Jonathan Baldock, Mask XI, 2018. Courtesy the artist and Camden Arts Centre.

Facecrime belongs to a cultural trend that the writer and critic Brian Dillon has called “ruin lust” – an obsession with ancient ruins that speaks as much of any interest in the past as it does of a “fretful modernity”. As Dillon puts it, the “sense of having lived on too late, of having survived the demolition of past dreams of the future, is what gives the ruin its specific frisson, and it still animates art and writing”. Baldock’s link to Ebla is tenuous, but this is not a historically rigorous exhibition. After all, totem poles have little to do with Syria (or clay, for that matter; traditionally, they are carved from wood), and neither Ebla nor totem poles have anything much to do with George Orwell’s dystopian novel Nineteen Eighty-Four, from which Baldock took the exhibition’s title. “In any case, to wear an improper expression on your face (to look incredulous when a victory was announced, for example) was itself a punishable offence,” says Orwell’s protagonist, Winston Smith, describing the terror of surveillance in the fictional superstate of Oceania. “There was even a word for it in Newspeak: facecrime, it was called.”



Portrait of Jonathan Baldock during Freelands Lomax Residency, 2018. Courtesy the artist and Camden Arts Centre.

If and when contemporary or future humans survey Baldock’s sculptures, it is unlikely they will find themselves pondering an Orwellian nightmare, or fearing the terror of surveillance. Bar the title itself, the shady side of social media – the propensity to have your movements recorded against your will, your data trail captured and logged – is entirely absent among the grinning faces and childlike palette. (So, too, are the more interesting uses of emoticons, such as the ways in which they have been appropriated for erotic means: the aubergine, for example, which took on a life of its own as a tumescent penis.)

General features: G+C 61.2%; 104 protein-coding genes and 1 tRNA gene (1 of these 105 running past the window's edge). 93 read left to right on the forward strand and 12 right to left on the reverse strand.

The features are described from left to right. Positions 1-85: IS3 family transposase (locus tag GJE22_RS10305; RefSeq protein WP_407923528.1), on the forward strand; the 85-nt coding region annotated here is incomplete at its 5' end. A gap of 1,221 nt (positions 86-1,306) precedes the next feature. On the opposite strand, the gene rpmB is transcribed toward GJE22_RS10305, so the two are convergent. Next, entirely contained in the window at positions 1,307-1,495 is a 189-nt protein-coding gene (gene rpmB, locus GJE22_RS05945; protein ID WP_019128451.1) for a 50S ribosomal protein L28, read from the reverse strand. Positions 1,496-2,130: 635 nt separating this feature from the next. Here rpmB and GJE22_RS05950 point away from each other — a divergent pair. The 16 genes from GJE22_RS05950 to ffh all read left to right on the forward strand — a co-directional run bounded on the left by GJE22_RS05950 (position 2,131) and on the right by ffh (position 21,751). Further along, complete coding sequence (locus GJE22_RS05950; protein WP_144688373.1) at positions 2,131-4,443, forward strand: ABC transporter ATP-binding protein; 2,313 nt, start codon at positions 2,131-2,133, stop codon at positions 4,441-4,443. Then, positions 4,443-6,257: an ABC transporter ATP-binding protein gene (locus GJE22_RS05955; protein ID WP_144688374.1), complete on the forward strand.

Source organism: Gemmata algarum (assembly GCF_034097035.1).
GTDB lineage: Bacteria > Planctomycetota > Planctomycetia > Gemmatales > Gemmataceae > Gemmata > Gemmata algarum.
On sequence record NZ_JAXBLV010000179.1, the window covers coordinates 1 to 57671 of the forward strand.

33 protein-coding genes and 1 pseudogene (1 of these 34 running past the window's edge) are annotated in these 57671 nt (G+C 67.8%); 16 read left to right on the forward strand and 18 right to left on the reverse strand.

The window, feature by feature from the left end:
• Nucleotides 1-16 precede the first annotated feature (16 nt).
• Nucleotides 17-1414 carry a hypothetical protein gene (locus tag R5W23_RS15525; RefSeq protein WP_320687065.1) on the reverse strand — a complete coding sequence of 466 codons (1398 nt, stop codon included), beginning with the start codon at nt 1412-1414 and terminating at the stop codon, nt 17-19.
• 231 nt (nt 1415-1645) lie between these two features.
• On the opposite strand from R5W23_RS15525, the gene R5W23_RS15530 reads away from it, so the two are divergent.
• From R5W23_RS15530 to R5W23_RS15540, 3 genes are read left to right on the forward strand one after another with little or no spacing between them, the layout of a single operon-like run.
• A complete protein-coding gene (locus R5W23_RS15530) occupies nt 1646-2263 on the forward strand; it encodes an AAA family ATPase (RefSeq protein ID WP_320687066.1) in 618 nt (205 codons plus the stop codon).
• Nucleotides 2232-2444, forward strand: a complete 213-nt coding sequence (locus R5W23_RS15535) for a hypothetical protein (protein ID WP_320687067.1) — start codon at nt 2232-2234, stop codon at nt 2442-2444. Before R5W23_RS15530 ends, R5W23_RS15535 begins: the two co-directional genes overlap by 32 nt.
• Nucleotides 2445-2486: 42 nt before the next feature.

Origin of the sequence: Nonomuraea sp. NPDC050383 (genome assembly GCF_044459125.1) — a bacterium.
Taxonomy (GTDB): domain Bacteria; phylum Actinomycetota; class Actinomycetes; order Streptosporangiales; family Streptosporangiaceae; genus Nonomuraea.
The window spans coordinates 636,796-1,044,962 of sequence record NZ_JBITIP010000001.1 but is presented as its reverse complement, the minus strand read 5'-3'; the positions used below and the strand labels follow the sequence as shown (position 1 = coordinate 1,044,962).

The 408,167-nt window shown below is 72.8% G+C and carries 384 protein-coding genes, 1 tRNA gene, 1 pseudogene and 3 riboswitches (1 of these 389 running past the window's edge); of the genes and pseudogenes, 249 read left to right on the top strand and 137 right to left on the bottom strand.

Jonathan Baldock, work in progress, Freelands Lomax Residency 2018. Courtesy the artist and Camden Arts Centre.

It is hard to sustain critical thoughts when faced with an artist who is clearly really enjoying himself. Baldock looks as if he is having fun, pulling faces in mud and decorating them in glaze, and the mood is infectious. In the end, Facecrime seems less interested in the details of cultural history and more invested in producing the aesthetic of the ruin from pick’n’mix sources. Perhaps the attachment to the ruin is a way to speak of his own experience as a contemporary ceramicist. Craft has a hard time of it in the fine arts, and it often seems practitioners feel they must constantly justify their relevance in a post-industrial world. The struggle may have produced something of a cul-de-sac, in which artists try to remove themselves from the bind by producing semi-ironic artefacts, punning on clay as an ancient or museological material. Walking through the gallery, I wondered what would happen if Baldock were relieved of this load.